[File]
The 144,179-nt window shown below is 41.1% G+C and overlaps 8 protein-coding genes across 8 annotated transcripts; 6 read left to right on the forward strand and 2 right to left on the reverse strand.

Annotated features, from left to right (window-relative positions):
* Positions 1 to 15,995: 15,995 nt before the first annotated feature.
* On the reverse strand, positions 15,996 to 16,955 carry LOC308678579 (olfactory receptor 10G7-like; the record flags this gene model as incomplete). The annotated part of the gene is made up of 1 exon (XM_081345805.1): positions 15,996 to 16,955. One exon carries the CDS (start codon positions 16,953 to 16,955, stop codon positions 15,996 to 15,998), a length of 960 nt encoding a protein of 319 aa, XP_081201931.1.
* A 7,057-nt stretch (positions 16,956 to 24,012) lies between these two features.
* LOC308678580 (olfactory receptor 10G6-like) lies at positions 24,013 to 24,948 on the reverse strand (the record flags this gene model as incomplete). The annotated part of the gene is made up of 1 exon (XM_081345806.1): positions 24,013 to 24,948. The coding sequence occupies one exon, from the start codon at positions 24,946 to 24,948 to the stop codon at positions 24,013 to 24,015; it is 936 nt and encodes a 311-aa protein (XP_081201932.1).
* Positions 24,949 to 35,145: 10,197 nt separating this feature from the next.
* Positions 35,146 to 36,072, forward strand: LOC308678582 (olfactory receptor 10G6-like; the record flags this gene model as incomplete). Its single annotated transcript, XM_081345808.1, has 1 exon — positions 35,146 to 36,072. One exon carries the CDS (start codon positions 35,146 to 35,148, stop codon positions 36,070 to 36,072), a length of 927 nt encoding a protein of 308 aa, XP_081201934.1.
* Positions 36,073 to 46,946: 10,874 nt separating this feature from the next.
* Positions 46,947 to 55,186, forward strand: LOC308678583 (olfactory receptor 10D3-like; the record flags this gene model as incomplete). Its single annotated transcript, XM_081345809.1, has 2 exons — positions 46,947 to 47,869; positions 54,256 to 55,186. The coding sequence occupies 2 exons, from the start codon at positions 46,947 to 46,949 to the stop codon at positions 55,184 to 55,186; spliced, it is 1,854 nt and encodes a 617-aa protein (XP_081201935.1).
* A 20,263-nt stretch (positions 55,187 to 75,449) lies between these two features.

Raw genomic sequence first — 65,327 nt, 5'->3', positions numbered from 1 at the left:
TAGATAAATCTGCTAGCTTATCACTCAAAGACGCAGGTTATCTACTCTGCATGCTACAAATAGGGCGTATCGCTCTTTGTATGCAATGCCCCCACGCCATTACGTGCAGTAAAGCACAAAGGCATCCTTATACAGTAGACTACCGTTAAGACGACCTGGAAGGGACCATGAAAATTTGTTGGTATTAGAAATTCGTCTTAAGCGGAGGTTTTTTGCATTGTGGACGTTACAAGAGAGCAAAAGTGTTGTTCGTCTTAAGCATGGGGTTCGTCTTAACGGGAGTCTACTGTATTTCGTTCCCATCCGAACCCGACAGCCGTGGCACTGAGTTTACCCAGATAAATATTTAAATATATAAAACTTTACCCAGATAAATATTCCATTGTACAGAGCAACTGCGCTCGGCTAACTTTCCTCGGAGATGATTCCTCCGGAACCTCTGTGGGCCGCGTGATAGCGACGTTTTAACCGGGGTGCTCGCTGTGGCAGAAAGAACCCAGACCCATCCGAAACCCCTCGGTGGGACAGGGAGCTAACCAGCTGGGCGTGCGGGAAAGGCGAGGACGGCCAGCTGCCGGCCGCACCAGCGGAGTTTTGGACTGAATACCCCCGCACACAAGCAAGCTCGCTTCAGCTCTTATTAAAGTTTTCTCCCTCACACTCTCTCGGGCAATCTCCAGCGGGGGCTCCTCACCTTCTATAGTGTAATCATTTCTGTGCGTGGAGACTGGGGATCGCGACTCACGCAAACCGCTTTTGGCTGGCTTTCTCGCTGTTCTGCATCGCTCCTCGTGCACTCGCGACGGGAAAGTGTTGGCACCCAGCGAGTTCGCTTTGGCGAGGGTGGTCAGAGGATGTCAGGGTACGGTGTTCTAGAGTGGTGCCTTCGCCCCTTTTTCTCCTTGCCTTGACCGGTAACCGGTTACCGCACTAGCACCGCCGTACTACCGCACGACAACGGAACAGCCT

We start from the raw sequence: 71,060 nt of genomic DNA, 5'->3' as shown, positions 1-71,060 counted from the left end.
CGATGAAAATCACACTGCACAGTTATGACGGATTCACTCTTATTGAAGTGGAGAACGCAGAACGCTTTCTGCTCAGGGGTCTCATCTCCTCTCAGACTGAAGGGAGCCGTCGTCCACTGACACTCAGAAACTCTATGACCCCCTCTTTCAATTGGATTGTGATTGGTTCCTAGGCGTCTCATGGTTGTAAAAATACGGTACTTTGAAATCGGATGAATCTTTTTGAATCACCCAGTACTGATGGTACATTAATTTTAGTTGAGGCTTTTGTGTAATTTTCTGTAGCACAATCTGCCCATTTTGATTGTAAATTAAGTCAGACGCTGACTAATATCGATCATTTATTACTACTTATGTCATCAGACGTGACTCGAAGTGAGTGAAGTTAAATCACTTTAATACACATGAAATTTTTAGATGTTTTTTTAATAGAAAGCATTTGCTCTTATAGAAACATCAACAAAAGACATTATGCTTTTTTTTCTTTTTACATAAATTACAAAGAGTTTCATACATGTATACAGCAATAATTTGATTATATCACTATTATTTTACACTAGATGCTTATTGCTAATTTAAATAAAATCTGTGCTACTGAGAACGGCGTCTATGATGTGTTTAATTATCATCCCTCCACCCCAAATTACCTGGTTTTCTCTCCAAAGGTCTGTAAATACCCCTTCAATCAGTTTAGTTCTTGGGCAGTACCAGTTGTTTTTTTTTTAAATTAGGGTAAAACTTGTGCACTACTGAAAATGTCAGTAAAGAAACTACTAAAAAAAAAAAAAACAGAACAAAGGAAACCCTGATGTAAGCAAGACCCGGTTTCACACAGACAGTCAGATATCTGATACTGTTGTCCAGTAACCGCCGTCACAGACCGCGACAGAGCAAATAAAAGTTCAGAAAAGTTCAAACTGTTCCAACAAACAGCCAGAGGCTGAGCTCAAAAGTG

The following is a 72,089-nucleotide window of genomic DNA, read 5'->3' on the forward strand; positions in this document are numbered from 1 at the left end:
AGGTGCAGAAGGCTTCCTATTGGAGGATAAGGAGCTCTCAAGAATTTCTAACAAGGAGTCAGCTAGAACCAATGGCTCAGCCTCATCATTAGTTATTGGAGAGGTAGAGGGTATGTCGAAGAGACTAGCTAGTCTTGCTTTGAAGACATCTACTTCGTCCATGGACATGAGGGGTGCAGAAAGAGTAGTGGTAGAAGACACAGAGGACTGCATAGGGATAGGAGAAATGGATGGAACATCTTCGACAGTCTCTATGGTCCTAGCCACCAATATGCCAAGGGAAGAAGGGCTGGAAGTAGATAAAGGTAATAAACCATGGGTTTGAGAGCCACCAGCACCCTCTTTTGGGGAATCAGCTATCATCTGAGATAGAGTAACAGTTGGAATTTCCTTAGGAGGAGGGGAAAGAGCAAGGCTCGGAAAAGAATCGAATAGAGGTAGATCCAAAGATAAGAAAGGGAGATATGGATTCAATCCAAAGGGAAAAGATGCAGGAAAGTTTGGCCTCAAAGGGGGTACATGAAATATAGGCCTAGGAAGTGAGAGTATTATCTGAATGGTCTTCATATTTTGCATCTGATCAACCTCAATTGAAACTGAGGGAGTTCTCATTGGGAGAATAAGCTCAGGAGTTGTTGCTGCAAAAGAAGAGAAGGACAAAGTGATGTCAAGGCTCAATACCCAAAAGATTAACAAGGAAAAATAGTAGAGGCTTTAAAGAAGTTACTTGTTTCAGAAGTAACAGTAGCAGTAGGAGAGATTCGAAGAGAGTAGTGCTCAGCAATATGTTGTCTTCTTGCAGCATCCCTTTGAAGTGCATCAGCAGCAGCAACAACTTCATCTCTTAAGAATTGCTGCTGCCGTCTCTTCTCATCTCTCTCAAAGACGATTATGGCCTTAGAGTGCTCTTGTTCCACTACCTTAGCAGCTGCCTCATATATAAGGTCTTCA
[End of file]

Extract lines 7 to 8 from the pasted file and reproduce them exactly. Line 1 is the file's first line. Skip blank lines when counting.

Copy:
* Positions 24,949 to 35,145: 10,197 nt separating this feature from the next.
* Positions 35,146 to 36,072, forward strand: LOC308678582 (olfactory receptor 10G6-like; the record flags this gene model as incomplete). Its single annotated transcript, XM_081345808.1, has 1 exon — positions 35,146 to 36,072. One exon carries the CDS (start codon positions 35,146 to 35,148, stop codon positions 36,070 to 36,072), a length of 927 nt encoding a protein of 308 aa, XP_081201934.1.